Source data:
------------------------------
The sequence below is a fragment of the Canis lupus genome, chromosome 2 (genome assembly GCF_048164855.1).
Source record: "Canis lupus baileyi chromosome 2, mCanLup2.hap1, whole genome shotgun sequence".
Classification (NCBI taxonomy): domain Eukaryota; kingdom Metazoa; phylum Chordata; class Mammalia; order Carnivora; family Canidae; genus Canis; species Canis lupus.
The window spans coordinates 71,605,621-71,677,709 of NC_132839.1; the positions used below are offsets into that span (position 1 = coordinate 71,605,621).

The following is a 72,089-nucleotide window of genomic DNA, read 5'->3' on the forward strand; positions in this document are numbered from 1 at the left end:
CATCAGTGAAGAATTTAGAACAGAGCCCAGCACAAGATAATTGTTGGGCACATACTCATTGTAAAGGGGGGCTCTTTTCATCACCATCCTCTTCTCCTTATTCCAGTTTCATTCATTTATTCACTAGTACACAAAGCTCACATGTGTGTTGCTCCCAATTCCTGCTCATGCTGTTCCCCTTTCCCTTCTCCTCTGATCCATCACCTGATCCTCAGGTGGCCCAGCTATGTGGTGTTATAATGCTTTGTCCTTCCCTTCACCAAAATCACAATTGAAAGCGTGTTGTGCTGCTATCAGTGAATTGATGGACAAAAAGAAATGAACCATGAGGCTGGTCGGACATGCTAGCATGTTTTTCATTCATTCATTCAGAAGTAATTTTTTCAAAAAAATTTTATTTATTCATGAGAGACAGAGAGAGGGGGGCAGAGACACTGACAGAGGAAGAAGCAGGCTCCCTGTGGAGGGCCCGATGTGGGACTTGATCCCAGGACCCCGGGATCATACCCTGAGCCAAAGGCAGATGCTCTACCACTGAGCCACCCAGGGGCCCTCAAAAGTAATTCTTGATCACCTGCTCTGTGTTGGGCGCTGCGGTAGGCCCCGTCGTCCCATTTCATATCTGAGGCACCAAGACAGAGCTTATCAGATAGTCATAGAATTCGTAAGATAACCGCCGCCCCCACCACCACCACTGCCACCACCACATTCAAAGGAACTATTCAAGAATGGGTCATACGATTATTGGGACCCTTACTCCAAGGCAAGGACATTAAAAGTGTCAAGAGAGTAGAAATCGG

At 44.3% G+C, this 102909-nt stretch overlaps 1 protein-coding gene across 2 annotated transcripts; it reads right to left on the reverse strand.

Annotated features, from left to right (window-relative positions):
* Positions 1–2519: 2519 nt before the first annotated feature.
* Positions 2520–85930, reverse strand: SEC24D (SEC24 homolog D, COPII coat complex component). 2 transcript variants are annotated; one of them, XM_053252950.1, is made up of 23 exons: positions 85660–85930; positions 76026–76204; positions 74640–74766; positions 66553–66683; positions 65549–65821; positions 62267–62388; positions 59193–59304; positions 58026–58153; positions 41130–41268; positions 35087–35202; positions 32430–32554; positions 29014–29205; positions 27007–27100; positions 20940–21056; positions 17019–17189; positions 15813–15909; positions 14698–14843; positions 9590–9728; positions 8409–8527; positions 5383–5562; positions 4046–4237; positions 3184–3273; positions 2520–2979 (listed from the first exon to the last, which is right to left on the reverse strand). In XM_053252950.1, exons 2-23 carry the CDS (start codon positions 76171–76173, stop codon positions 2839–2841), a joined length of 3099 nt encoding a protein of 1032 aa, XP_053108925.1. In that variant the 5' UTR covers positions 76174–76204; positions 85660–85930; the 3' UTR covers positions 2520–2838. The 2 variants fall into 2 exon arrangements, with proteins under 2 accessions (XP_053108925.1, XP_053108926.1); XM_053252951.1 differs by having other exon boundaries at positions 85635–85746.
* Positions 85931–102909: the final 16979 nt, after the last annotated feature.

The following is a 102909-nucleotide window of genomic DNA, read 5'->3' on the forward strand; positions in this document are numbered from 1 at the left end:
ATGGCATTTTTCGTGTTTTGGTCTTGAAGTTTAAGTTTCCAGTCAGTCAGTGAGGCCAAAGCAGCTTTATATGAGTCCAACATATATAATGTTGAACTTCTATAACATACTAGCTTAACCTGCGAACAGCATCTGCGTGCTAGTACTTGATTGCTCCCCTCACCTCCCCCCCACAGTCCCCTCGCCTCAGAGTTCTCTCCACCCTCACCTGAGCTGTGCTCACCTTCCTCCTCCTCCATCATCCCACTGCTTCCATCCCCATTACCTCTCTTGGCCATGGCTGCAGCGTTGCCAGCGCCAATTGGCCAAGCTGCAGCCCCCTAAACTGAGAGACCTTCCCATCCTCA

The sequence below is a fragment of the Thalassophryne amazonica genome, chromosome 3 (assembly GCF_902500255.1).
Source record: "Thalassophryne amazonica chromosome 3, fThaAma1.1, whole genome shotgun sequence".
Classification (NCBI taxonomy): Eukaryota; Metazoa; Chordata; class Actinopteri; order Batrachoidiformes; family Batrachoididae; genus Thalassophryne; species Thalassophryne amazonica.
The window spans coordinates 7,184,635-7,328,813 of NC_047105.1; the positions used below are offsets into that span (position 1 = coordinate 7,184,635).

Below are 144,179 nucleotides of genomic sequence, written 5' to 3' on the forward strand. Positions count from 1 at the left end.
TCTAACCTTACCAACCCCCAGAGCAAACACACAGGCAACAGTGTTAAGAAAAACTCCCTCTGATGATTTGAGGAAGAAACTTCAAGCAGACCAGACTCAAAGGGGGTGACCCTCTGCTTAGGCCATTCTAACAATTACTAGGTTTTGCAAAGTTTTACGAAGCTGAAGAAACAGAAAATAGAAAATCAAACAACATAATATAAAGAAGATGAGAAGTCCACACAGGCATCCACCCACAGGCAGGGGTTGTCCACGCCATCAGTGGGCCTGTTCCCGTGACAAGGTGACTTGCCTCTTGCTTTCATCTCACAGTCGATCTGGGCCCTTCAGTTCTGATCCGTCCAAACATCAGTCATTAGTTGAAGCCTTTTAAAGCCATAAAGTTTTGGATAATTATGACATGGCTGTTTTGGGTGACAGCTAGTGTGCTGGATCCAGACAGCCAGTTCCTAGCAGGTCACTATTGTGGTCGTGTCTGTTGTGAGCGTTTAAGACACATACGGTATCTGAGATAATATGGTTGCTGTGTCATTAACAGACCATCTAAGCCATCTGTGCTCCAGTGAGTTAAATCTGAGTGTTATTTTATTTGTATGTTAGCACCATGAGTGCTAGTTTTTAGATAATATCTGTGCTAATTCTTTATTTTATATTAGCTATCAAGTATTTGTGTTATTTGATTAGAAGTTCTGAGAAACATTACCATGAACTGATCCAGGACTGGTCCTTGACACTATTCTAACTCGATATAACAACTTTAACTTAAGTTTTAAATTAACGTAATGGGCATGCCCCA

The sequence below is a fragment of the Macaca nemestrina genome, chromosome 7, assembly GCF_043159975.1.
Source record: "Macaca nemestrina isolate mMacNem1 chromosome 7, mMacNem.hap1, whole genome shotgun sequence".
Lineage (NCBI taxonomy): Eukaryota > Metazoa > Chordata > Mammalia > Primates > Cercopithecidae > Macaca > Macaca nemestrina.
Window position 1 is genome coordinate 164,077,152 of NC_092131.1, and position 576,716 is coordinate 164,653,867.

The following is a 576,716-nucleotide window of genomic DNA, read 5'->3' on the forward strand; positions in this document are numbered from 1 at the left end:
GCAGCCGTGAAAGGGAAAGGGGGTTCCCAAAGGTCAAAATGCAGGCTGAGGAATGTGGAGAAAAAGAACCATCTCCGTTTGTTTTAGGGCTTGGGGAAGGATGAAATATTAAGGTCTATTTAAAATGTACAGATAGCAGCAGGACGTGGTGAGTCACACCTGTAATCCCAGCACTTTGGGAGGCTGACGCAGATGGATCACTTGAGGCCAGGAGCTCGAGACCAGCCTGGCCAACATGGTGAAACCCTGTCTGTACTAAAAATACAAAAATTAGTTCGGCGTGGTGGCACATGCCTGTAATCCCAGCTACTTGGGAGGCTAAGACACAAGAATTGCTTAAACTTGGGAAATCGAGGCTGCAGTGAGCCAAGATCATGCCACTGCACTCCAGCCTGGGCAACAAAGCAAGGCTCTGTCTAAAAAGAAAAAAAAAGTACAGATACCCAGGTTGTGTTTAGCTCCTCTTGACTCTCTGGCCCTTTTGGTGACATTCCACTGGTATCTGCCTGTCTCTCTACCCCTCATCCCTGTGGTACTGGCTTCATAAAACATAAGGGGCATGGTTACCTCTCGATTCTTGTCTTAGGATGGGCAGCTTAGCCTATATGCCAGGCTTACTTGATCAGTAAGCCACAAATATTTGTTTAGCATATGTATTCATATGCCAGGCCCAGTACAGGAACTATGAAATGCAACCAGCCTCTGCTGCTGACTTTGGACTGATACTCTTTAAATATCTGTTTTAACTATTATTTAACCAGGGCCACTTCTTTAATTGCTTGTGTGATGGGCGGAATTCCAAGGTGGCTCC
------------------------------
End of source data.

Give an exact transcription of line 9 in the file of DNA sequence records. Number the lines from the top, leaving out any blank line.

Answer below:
* Positions 1–2519: 2519 nt before the first annotated feature.